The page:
Cython has support for fast access to NumPy arrays. To optimize code using such arrays one must cimport the NumPy pxd file (which ships with Cython), and declare any arrays as having the ndarray type. The data type and number of dimensions should be fixed at compile-time and passed. For instance:
import numpy as np cimport numpy as np def myfunc(np.ndarray[np.float64_t, ndim=2] A): <...>
myfunc can now only be passed two-dimensional arrays containing double precision floats, but array indexing operation is much, much faster, making it suitable for numerical loops. Expect speed increases well over 100 times over a pure Python loop; in some cases the speed increase can be as high as 700 times or more. [Seljebotn09] contains detailed examples and benchmarks.
Fast array declarations can currently only be used with function local variables and arguments to def-style functions (not with arguments to cpdef or cdef, and neither with fields in cdef classes or as global variables). These limitations are considered known defects and we hope to remove them eventually. In most circumstances it is possible to work around these limitations rather easily and without a significant speed penalty, as all NumPy arrays can also be passed as untyped objects.
Array indexing is only optimized if exactly as many indices are provided as the number of array dimensions. Furthermore, all indices must have a native integer type. Slices and NumPy “fancy indexing” is not optimized. Examples:
def myfunc(np.ndarray[np.float64_t, ndim=1] A): cdef Py_ssize_t i, j for i in range(A.shape): print A[i, 0] # fast j = 2*i print A[i, j] # fast k = 2*i print A[i, k] # slow, k is not typed print A[i][j] # slow print A[i,:] # slow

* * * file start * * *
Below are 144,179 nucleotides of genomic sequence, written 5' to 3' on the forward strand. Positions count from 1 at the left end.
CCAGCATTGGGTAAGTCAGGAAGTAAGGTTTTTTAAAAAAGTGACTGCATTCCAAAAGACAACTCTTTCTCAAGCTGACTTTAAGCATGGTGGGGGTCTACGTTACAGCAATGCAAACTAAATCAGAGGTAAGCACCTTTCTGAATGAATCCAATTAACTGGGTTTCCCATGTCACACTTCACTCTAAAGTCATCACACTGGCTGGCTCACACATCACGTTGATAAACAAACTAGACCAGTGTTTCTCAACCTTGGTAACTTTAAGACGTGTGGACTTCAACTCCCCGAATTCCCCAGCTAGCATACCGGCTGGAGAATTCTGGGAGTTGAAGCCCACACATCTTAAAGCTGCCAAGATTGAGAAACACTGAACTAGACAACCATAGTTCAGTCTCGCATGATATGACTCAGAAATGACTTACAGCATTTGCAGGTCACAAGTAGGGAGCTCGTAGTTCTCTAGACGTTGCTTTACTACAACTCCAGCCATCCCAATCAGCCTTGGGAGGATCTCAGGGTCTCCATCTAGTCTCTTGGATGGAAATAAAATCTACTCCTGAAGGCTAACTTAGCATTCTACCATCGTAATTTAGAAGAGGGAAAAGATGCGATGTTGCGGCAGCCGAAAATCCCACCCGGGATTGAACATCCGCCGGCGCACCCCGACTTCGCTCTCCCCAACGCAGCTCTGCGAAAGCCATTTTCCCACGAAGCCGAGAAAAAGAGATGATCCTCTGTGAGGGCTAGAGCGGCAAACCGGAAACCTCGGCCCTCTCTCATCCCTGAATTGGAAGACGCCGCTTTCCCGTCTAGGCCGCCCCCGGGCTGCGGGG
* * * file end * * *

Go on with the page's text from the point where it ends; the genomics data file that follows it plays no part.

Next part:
Py_ssize_t is a signed integer type provided by Python which covers the same range of values as is supported as NumPy array indices. It is the preferred type to use for loops over arrays.
Any Cython primitive type (float, complex float and integer types) can be passed as the array data type. For each valid dtype in the numpy module (such as np.uint8, np.complex128) there is a corresponding Cython compile-time definition in the cimport-ed NumPy pxd file with a _t suffix . Cython structs are also allowed and corresponds to NumPy record arrays. Examples:
cdef packed struct Point: np.float64_t x, y def f(): cdef np.ndarray[np.complex128_t, ndim=3] a = \ np.zeros((3,3,3), dtype=np.complex128) cdef np.ndarray[Point] b = np.zeros(10, dtype=np.dtype([('x', np.float64), ('y', np.float64)])) <...>
Note that ndim defaults to 1. Also note that NumPy record arrays are by default unaligned, meaning data is packed as tightly as possible without considering the alignment preferences of the CPU. Such unaligned record arrays corresponds to a Cython packed struct. If one uses an aligned dtype, by passing align=True to the dtype constructor, one must drop the packed keyword on the struct definition.
Some data types are not yet supported, like boolean arrays and string arrays. Also data types describing data which is not in the native endian will likely never be supported. It is however possible to access such arrays on a lower level by casting the arrays:
cdef np.ndarray[np.uint8, cast=True] boolarr = (x < y) cdef np.ndarray[np.uint32, cast=True] values = \ np.arange(10, dtype='>i4')
Assuming one is on a little-endian system, the values array can still access the raw bit content of the array (which must then be reinterpreted to yield valid results on a little-endian system).
Finally, note that typed NumPy array variables in some respects behave a little differently from untyped arrays. arr.shape is no longer a tuple. arr.shape is valid but to e.g. print the shape one must do print (<object>arr).shape in order to “untype” the variable first. The same is true for arr.data (which in typed mode is a C data pointer).
There are many more options for optimizations to consider for Cython and NumPy arrays. We again refer the interested reader to [Seljebotn09].
|||In Cython 0.11.2, np.complex64_t and np.complex128_t does not work and one must write complex or double complex instead. This is fixed in 0.11.3. Cython 0.11.1 and earlier does not support complex numbers.|
|[Seljebotn09]||(1, 2) D. S. Seljebotn, Fast numerical computations with Cython, Proceedings of the 8th Python in Science Conference, 2009.|